Innovative Machine-Learning Tool Enables Researchers to Identify Patients for Clinical Trials using Clinical Notes


A natural language processing tool developed at Northwestern Medicine improves trial recruitment efforts by sorting through unstructured data to find eligible participants with rare cancers.


Using modern technology like machine learning to make better use of existing data is becoming more mainstream among healthcare providers. With virtually no limit yet in sight for the technology’s potential, a team at Northwestern Medicine decided to explore how machine learning could be applied to an unstructured and untapped area of patient data: clinician notes. The question they sought to answer was as much about investigating the capabilities of machine learning as it was about overcoming challenges to advancing patient care.

According to the National Institutes of Health, 55% of clinical trials worldwide are terminated due to low accrual rate.

Finding the Right Patients

Clinical trials are an integral part of improving disease research and patient outcomes across the world. But recruiting eligible participants is a difficult and time-consuming process that places a heavy burden on healthcare organizations. Without the right number of participants, trials fail, which limits the opportunity to explore new treatments. In the spring of 2021, the Northwestern Medicine team set out to study this problem.
In this case, they collaborated with the principal investigators leading clinical trials for a variety of less common cancers: stomach, lip, oral cavity, pharynx, trachea and cervical. Their goal was to determine if structured query language (used to narrow down relevant populations with criteria like patient demographics and documented diagnoses) enhanced by natural language processing (used to sift through patient notes for harder-to-find details) could home in on the individuals eligible for the trials.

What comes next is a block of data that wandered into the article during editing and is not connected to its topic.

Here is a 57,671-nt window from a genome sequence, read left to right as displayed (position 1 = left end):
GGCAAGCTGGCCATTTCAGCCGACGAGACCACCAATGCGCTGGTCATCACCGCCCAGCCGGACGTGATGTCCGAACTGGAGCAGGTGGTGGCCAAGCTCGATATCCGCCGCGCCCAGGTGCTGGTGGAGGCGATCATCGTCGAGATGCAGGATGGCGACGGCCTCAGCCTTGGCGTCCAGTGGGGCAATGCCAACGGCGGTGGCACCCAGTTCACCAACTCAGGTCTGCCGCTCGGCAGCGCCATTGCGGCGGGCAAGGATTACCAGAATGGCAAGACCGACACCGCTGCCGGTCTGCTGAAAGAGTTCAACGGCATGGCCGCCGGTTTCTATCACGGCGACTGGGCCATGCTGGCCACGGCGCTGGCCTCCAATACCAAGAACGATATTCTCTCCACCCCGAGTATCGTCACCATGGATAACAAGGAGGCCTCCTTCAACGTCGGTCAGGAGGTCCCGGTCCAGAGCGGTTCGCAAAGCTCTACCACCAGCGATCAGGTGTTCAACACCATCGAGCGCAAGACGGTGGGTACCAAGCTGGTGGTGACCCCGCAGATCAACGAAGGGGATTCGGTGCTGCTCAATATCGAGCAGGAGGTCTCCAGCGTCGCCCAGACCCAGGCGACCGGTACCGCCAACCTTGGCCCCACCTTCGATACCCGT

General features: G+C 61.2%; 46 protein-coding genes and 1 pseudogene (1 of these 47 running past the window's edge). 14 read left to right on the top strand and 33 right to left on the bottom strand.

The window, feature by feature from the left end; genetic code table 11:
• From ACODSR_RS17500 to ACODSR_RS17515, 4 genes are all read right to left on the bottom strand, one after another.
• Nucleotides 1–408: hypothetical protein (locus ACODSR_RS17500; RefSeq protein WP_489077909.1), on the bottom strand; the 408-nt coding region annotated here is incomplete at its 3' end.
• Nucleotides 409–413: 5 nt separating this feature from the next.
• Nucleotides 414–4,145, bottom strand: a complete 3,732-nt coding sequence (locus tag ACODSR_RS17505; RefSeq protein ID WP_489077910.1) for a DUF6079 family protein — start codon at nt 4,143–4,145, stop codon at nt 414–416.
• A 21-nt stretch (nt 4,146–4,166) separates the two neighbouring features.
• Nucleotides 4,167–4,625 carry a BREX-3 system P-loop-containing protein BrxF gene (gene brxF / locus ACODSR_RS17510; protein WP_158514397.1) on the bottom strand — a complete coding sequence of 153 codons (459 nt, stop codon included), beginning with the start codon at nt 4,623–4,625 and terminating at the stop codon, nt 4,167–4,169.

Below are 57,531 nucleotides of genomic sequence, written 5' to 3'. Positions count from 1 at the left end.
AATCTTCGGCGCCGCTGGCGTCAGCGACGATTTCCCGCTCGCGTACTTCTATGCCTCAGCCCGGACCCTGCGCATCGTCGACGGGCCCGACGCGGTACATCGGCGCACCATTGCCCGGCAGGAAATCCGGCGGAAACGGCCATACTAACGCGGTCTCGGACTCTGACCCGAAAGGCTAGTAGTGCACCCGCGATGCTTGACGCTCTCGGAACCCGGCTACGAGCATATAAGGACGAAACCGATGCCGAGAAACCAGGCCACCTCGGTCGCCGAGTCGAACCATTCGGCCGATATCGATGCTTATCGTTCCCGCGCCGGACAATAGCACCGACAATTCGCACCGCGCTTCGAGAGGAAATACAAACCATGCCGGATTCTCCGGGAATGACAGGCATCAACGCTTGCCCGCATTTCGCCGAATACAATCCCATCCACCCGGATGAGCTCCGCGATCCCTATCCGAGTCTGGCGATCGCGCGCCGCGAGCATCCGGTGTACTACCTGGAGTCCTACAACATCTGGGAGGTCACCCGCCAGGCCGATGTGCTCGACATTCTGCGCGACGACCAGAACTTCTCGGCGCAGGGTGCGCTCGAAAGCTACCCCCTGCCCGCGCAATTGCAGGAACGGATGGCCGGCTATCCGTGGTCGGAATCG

Over the course of a few months, the team built an algorithm that searched for certain elements within clinician notes and successfully identified those patients. It uses topic modeling — the ability to pull out recurring themes from text — to find a specific subpopulation of patients in a fraction of the time it would take manually, saving time and resources in recruitment efforts. The algorithm required continuous validation from the principal investigators, who confirmed or rejected patients as the tool pulled out potential candidates.

Customizing a Solution

Solutions to problems like recruiting patients for clinical trials are rarely one-size-fits-all. While commercial vendors offer similar artificial intelligence tools, the Northwestern Medicine algorithm is custom-tailored to fit the format of its data, making it that much more powerful and accurate. Building the technology in-house also allows researchers and clinicians to adapt it for additional contexts.
Prior to this new algorithm, trial recruitment efforts relied on approaches that often missed more discreetly documented information, such as details found in patient notes. Especially for those with rare diseases, which typically have fewer treatment options, the ability to quickly find eligible trial participants who otherwise would go unnoticed is a significant step in advancing patient care.